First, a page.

Quite what they would choose to do, I don't know and would not presume to advise them about, because I don't consider it any of my business, which is precisely the position I adopt as regards these allegations.
What I do find interesting, though, is that, as far as I can tell, none of the major newspapers or other broadcast media in this country has picked up on the story itself , even to the extent of plagiarising (or is that 'quoting') the Indo.
I wonder why?
Is it because the story is inconvenient in terms of their editorial stance (i.e. that nice, jovial Mr McGuinness can do no wrong), or because Kevin Myers was right all along in asserting that the vast majority of English people couldn't give two hoots about what happens in Ireland?
I can't answer that, but I would be very surprised if the DUP don't raise the matter with David Cameron this Wednesday lunchtime
Saturday, June 12, 2010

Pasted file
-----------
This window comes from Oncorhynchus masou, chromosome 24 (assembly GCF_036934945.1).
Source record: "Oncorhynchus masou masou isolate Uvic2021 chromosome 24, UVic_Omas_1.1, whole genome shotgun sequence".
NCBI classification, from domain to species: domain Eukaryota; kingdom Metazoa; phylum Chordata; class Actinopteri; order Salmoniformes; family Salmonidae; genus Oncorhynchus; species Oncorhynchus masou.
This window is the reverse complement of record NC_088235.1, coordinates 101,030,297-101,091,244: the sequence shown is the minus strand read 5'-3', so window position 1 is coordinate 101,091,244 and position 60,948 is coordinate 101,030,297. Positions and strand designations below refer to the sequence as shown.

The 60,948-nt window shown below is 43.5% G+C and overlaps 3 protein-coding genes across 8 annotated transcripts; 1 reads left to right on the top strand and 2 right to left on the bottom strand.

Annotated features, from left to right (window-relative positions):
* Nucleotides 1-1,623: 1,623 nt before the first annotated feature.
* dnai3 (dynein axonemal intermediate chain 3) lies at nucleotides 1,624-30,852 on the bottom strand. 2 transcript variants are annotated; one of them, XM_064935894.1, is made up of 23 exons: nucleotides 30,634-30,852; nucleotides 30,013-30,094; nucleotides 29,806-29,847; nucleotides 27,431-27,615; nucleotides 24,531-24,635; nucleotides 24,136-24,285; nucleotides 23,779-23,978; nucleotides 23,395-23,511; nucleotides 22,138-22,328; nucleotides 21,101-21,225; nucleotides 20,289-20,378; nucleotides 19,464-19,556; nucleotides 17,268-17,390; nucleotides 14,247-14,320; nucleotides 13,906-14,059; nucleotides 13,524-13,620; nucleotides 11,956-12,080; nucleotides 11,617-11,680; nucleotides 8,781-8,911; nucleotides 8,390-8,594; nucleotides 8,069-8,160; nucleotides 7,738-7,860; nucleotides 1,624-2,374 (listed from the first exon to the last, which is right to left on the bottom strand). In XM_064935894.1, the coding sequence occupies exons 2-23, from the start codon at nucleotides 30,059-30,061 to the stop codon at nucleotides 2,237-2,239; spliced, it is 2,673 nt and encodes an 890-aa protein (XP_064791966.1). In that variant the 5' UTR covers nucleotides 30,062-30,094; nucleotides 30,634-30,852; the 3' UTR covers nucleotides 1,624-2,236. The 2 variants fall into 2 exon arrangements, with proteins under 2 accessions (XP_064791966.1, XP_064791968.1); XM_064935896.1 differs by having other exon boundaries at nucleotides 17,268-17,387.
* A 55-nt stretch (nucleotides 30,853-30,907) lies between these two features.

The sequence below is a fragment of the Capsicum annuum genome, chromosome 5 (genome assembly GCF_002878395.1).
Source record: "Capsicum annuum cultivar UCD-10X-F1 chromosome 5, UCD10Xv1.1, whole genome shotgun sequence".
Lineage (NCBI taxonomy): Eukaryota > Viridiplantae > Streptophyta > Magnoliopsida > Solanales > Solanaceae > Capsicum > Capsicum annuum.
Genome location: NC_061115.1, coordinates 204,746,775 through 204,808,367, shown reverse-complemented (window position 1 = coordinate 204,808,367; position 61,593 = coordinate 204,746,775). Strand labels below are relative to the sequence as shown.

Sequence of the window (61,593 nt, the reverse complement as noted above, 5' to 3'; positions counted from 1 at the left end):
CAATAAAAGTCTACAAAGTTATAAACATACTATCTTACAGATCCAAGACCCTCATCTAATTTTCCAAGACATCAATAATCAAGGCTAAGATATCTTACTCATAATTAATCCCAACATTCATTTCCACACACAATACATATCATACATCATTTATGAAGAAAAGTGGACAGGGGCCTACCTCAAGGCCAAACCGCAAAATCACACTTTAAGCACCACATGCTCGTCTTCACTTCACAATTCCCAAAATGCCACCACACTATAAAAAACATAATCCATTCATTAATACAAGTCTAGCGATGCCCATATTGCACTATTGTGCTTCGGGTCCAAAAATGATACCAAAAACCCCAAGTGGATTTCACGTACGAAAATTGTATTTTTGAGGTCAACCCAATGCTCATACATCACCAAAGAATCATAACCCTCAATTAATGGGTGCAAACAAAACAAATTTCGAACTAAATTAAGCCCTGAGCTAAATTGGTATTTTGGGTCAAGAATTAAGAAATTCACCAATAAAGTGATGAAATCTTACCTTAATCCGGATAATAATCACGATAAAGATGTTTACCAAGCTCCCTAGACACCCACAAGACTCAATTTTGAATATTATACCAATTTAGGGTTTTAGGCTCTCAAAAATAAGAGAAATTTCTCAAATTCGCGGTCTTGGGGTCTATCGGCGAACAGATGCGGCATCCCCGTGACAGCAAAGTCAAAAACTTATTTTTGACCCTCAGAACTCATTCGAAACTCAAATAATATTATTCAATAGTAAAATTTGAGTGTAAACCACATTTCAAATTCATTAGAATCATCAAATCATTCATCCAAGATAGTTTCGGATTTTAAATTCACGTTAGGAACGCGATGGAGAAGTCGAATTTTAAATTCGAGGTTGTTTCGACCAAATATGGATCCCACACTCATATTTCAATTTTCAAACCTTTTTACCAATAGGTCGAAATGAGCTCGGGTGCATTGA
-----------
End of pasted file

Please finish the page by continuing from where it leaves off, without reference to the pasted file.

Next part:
Like many of you, I suspect, I'm just settling down to watch England take on the footballing might of the USA in the first game of our World Cup campaign.
I am going to stick my neck out here and predict an English victory, either two nil, or possibly two - one.
I'll be back after the final whistle has blown to update my assessment. Unfortunately, whatever I write will probably be utter drivel (no change there then, I hear you all intone as one) because by that time, I will have put myself on the outside of about a gallon of Mr Magner's finest carbonated apple juice...
Come on England!
Hmmm. Could have won it; probably should have won it, but we didn't convert our chances; then again, neither did the Americans. If this had been boxing match we'd have shaded it on points, but it isn't, so well done USA and well played Bob Bradley.